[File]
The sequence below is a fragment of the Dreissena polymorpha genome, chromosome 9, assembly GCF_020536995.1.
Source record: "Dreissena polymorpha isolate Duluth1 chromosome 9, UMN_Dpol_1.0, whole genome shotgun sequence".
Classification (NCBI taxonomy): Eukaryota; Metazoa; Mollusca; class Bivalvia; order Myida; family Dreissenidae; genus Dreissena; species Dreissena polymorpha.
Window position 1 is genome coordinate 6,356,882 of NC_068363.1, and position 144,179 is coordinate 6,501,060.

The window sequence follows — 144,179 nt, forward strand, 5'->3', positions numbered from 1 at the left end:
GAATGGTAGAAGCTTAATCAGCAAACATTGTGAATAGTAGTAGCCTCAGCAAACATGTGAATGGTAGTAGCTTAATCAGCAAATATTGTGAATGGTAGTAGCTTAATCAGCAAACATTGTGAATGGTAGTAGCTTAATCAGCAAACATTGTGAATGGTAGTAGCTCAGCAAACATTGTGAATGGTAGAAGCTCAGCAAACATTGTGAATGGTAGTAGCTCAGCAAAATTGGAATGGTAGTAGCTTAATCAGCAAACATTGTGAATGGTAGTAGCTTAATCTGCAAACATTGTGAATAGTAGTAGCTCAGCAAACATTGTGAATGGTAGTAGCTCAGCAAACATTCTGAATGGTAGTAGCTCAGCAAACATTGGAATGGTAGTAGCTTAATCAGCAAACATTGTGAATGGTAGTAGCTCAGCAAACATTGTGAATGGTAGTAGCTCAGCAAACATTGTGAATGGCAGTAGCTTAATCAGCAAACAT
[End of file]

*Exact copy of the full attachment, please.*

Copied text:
The sequence below is a fragment of the Dreissena polymorpha genome, chromosome 9, assembly GCF_020536995.1.
Source record: "Dreissena polymorpha isolate Duluth1 chromosome 9, UMN_Dpol_1.0, whole genome shotgun sequence".
Classification (NCBI taxonomy): Eukaryota; Metazoa; Mollusca; class Bivalvia; order Myida; family Dreissenidae; genus Dreissena; species Dreissena polymorpha.
Window position 1 is genome coordinate 6,356,882 of NC_068363.1, and position 144,179 is coordinate 6,501,060.

The window sequence follows — 144,179 nt, forward strand, 5'->3', positions numbered from 1 at the left end:
GAATGGTAGAAGCTTAATCAGCAAACATTGTGAATAGTAGTAGCCTCAGCAAACATGTGAATGGTAGTAGCTTAATCAGCAAATATTGTGAATGGTAGTAGCTTAATCAGCAAACATTGTGAATGGTAGTAGCTTAATCAGCAAACATTGTGAATGGTAGTAGCTCAGCAAACATTGTGAATGGTAGAAGCTCAGCAAACATTGTGAATGGTAGTAGCTCAGCAAAATTGGAATGGTAGTAGCTTAATCAGCAAACATTGTGAATGGTAGTAGCTTAATCTGCAAACATTGTGAATAGTAGTAGCTCAGCAAACATTGTGAATGGTAGTAGCTCAGCAAACATTCTGAATGGTAGTAGCTCAGCAAACATTGGAATGGTAGTAGCTTAATCAGCAAACATTGTGAATGGTAGTAGCTCAGCAAACATTGTGAATGGTAGTAGCTCAGCAAACATTGTGAATGGCAGTAGCTTAATCAGCAAACAT